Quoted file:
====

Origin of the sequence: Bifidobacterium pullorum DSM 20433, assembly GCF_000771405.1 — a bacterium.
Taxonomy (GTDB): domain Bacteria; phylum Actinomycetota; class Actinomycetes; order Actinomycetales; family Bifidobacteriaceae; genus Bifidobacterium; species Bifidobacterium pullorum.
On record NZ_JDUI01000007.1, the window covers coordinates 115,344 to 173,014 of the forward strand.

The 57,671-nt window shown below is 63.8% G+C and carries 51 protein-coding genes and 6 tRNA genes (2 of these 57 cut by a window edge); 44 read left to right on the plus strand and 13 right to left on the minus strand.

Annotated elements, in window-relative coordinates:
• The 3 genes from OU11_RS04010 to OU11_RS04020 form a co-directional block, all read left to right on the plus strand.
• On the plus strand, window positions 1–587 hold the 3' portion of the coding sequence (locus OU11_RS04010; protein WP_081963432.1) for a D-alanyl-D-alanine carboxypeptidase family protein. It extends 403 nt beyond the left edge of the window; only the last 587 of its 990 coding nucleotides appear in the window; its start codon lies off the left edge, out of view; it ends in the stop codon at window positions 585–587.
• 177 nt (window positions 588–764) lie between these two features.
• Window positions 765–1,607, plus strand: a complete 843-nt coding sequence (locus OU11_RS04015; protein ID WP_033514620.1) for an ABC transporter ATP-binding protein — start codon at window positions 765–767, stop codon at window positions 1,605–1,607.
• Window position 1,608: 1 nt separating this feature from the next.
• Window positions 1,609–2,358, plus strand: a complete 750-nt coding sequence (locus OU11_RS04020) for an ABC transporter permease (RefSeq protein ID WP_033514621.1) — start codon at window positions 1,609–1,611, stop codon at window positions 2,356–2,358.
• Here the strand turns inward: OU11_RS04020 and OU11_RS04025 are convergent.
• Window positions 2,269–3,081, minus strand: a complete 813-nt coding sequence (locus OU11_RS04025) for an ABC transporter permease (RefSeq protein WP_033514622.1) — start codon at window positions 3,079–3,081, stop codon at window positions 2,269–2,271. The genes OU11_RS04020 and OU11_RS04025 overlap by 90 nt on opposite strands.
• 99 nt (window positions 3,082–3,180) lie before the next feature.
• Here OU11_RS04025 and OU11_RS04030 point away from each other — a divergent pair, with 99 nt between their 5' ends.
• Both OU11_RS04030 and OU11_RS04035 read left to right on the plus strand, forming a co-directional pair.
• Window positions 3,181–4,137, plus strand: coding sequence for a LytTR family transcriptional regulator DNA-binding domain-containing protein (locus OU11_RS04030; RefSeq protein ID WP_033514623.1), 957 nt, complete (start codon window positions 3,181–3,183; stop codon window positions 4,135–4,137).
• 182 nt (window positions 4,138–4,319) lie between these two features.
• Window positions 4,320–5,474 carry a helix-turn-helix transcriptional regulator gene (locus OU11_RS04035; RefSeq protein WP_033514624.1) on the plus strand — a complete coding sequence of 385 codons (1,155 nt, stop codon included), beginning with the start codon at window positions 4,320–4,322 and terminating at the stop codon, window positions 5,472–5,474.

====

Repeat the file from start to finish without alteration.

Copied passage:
Origin of the sequence: Bifidobacterium pullorum DSM 20433, assembly GCF_000771405.1 — a bacterium.
Taxonomy (GTDB): domain Bacteria; phylum Actinomycetota; class Actinomycetes; order Actinomycetales; family Bifidobacteriaceae; genus Bifidobacterium; species Bifidobacterium pullorum.
On record NZ_JDUI01000007.1, the window covers coordinates 115,344 to 173,014 of the forward strand.

The 57,671-nt window shown below is 63.8% G+C and carries 51 protein-coding genes and 6 tRNA genes (2 of these 57 cut by a window edge); 44 read left to right on the plus strand and 13 right to left on the minus strand.

Annotated elements, in window-relative coordinates:
• The 3 genes from OU11_RS04010 to OU11_RS04020 form a co-directional block, all read left to right on the plus strand.
• On the plus strand, window positions 1–587 hold the 3' portion of the coding sequence (locus OU11_RS04010; protein WP_081963432.1) for a D-alanyl-D-alanine carboxypeptidase family protein. It extends 403 nt beyond the left edge of the window; only the last 587 of its 990 coding nucleotides appear in the window; its start codon lies off the left edge, out of view; it ends in the stop codon at window positions 585–587.
• 177 nt (window positions 588–764) lie between these two features.
• Window positions 765–1,607, plus strand: a complete 843-nt coding sequence (locus OU11_RS04015; protein ID WP_033514620.1) for an ABC transporter ATP-binding protein — start codon at window positions 765–767, stop codon at window positions 1,605–1,607.
• Window position 1,608: 1 nt separating this feature from the next.
• Window positions 1,609–2,358, plus strand: a complete 750-nt coding sequence (locus OU11_RS04020) for an ABC transporter permease (RefSeq protein ID WP_033514621.1) — start codon at window positions 1,609–1,611, stop codon at window positions 2,356–2,358.
• Here the strand turns inward: OU11_RS04020 and OU11_RS04025 are convergent.
• Window positions 2,269–3,081, minus strand: a complete 813-nt coding sequence (locus OU11_RS04025) for an ABC transporter permease (RefSeq protein WP_033514622.1) — start codon at window positions 3,079–3,081, stop codon at window positions 2,269–2,271. The genes OU11_RS04020 and OU11_RS04025 overlap by 90 nt on opposite strands.
• 99 nt (window positions 3,082–3,180) lie before the next feature.
• Here OU11_RS04025 and OU11_RS04030 point away from each other — a divergent pair, with 99 nt between their 5' ends.
• Both OU11_RS04030 and OU11_RS04035 read left to right on the plus strand, forming a co-directional pair.
• Window positions 3,181–4,137, plus strand: coding sequence for a LytTR family transcriptional regulator DNA-binding domain-containing protein (locus OU11_RS04030; RefSeq protein ID WP_033514623.1), 957 nt, complete (start codon window positions 3,181–3,183; stop codon window positions 4,135–4,137).
• 182 nt (window positions 4,138–4,319) lie between these two features.
• Window positions 4,320–5,474 carry a helix-turn-helix transcriptional regulator gene (locus OU11_RS04035; RefSeq protein WP_033514624.1) on the plus strand — a complete coding sequence of 385 codons (1,155 nt, stop codon included), beginning with the start codon at window positions 4,320–4,322 and terminating at the stop codon, window positions 5,472–5,474.